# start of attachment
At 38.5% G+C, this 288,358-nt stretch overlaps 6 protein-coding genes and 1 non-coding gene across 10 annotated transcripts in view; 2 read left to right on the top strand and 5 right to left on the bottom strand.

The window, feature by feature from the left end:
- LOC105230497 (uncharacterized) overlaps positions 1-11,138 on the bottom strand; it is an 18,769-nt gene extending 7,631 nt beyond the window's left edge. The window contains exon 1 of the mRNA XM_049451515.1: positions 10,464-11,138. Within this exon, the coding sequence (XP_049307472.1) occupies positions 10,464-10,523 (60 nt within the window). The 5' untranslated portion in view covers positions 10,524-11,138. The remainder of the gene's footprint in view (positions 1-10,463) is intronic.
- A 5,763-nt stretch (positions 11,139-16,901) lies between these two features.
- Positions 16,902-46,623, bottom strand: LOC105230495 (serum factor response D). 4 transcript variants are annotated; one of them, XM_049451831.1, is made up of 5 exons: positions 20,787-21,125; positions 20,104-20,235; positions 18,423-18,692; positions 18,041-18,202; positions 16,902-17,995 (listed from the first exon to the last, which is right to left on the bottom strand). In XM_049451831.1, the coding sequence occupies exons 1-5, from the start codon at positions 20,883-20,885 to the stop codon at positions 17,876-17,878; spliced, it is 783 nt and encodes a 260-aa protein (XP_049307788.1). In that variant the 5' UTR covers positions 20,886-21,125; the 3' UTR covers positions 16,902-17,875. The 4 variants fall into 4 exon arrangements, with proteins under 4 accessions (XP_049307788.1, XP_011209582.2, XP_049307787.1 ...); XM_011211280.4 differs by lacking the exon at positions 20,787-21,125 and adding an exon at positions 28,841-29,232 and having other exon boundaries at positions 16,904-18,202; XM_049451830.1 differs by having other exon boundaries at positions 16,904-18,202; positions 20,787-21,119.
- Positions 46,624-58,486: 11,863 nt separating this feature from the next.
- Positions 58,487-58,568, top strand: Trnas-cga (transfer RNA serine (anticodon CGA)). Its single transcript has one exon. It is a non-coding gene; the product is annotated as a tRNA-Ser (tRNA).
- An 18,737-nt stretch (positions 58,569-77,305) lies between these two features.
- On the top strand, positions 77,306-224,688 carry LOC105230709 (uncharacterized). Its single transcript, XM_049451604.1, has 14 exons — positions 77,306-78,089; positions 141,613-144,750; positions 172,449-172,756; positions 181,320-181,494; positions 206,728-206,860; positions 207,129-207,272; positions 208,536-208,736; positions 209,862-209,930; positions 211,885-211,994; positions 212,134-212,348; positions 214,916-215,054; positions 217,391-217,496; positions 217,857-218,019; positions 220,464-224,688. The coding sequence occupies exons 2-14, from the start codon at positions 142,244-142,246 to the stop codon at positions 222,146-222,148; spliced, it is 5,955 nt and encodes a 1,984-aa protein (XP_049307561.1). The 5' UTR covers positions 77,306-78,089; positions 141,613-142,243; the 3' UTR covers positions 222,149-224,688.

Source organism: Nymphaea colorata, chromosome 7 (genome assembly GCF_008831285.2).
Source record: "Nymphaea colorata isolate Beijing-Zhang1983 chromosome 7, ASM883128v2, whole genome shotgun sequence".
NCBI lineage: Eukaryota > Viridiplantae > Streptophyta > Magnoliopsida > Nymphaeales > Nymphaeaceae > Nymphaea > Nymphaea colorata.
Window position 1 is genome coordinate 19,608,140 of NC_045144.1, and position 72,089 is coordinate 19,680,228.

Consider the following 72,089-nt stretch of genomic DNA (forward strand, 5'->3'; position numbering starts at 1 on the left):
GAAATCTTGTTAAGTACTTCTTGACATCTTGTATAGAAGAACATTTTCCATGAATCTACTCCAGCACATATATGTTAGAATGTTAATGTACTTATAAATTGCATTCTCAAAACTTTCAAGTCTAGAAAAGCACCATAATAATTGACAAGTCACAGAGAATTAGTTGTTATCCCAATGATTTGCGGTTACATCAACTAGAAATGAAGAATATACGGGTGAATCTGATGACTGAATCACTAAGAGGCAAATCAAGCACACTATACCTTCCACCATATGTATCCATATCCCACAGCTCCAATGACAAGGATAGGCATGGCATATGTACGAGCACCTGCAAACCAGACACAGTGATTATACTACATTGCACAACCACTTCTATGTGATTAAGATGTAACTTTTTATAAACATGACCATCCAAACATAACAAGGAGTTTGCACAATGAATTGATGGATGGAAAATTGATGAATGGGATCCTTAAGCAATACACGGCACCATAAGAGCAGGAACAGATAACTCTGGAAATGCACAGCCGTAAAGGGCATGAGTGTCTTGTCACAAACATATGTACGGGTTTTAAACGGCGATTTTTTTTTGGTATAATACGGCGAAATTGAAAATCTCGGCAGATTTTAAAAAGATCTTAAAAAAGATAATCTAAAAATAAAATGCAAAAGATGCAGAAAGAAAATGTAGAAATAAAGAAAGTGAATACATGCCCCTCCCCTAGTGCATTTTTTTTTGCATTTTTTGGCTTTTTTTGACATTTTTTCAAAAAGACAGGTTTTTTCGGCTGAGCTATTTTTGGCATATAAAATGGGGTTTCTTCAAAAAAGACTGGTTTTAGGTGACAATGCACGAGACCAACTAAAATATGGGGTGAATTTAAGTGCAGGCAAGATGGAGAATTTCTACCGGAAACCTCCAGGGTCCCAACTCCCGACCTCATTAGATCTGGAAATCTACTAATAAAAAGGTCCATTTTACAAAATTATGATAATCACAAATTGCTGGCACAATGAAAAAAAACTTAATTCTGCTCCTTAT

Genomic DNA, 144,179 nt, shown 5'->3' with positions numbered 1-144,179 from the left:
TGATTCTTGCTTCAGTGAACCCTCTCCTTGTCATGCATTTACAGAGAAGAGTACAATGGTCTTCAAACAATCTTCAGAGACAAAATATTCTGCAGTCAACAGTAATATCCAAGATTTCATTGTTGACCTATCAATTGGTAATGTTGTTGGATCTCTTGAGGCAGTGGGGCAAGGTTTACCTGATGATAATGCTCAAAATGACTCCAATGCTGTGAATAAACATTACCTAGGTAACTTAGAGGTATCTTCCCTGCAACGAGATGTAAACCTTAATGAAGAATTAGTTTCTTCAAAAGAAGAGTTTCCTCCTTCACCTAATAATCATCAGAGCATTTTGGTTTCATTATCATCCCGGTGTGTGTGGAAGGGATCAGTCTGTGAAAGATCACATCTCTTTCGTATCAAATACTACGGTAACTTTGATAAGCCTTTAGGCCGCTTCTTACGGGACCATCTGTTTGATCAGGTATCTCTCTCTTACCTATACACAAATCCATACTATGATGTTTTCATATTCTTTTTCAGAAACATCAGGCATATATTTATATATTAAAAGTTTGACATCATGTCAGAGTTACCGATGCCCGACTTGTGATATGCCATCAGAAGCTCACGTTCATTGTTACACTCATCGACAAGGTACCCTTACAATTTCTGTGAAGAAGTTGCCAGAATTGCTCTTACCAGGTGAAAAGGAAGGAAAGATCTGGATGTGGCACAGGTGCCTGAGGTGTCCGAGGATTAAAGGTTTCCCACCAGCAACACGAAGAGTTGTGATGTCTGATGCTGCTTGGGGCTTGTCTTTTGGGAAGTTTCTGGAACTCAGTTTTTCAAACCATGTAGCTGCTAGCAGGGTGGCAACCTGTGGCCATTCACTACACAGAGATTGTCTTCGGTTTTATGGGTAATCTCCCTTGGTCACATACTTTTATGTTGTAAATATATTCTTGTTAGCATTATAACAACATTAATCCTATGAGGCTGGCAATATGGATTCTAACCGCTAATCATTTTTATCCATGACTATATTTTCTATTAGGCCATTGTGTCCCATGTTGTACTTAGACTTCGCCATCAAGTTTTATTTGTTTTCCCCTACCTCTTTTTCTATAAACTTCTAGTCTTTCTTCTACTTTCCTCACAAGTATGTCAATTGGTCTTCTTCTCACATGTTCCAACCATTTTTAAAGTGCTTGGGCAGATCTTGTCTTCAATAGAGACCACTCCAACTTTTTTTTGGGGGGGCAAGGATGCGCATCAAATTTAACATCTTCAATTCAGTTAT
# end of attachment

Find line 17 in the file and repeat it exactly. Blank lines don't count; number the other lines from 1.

TGATTCTTGCTTCAGTGAACCCTCTCCTTGTCATGCATTTACAGAGAAGAGTACAATGGTCTTCAAACAATCTTCAGAGACAAAATATTCTGCAGTCAACAGTAATATCCAAGATTTCATTGTTGACCTATCAATTGGTAATGTTGTTGGATCTCTTGAGGCAGTGGGGCAAGGTTTACCTGATGATAATGCTCAAAATGACTCCAATGCTGTGAATAAACATTACCTAGGTAACTTAGAGGTATCTTCCCTGCAACGAGATGTAAACCTTAATGAAGAATTAGTTTCTTCAAAAGAAGAGTTTCCTCCTTCACCTAATAATCATCAGAGCATTTTGGTTTCATTATCATCCCGGTGTGTGTGGAAGGGATCAGTCTGTGAAAGATCACATCTCTTTCGTATCAAATACTACGGTAACTTTGATAAGCCTTTAGGCCGCTTCTTACGGGACCATCTGTTTGATCAGGTATCTCTCTCTTACCTATACACAAATCCATACTATGATGTTTTCATATTCTTTTTCAGAAACATCAGGCATATATTTATATATTAAAAGTTTGACATCATGTCAGAGTTACCGATGCCCGACTTGTGATATGCCATCAGAAGCTCACGTTCATTGTTACACTCATCGACAAGGTACCCTTACAATTTCTGTGAAGAAGTTGCCAGAATTGCTCTTACCAGGTGAAAAGGAAGGAAAGATCTGGATGTGGCACAGGTGCCTGAGGTGTCCGAGGATTAAAGGTTTCCCACCAGCAACACGAAGAGTTGTGATGTCTGATGCTGCTTGGGGCTTGTCTTTTGGGAAGTTTCTGGAACTCAGTTTTTCAAACCATGTAGCTGCTAGCAGGGTGGCAACCTGTGGCCATTCACTACACAGAGATTGTCTTCGGTTTTATGGGTAATCTCCCTTGGTCACATACTTTTATGTTGTAAATATATTCTTGTTAGCATTATAACAACATTAATCCTATGAGGCTGGCAATATGGATTCTAACCGCTAATCATTTTTATCCATGACTATATTTTCTATTAGGCCATTGTGTCCCATGTTGTACTTAGACTTCGCCATCAAGTTTTATTTGTTTTCCCCTACCTCTTTTTCTATAAACTTCTAGTCTTTCTTCTACTTTCCTCACAAGTATGTCAATTGGTCTTCTTCTCACATGTTCCAACCATTTTTAAAGTGCTTGGGCAGATCTTGTCTTCAATAGAGACCACTCCAACTTTTTTTTGGGGGGGCAAGGATGCGCATCAAATTTAACATCTTCAATTCAGTTAT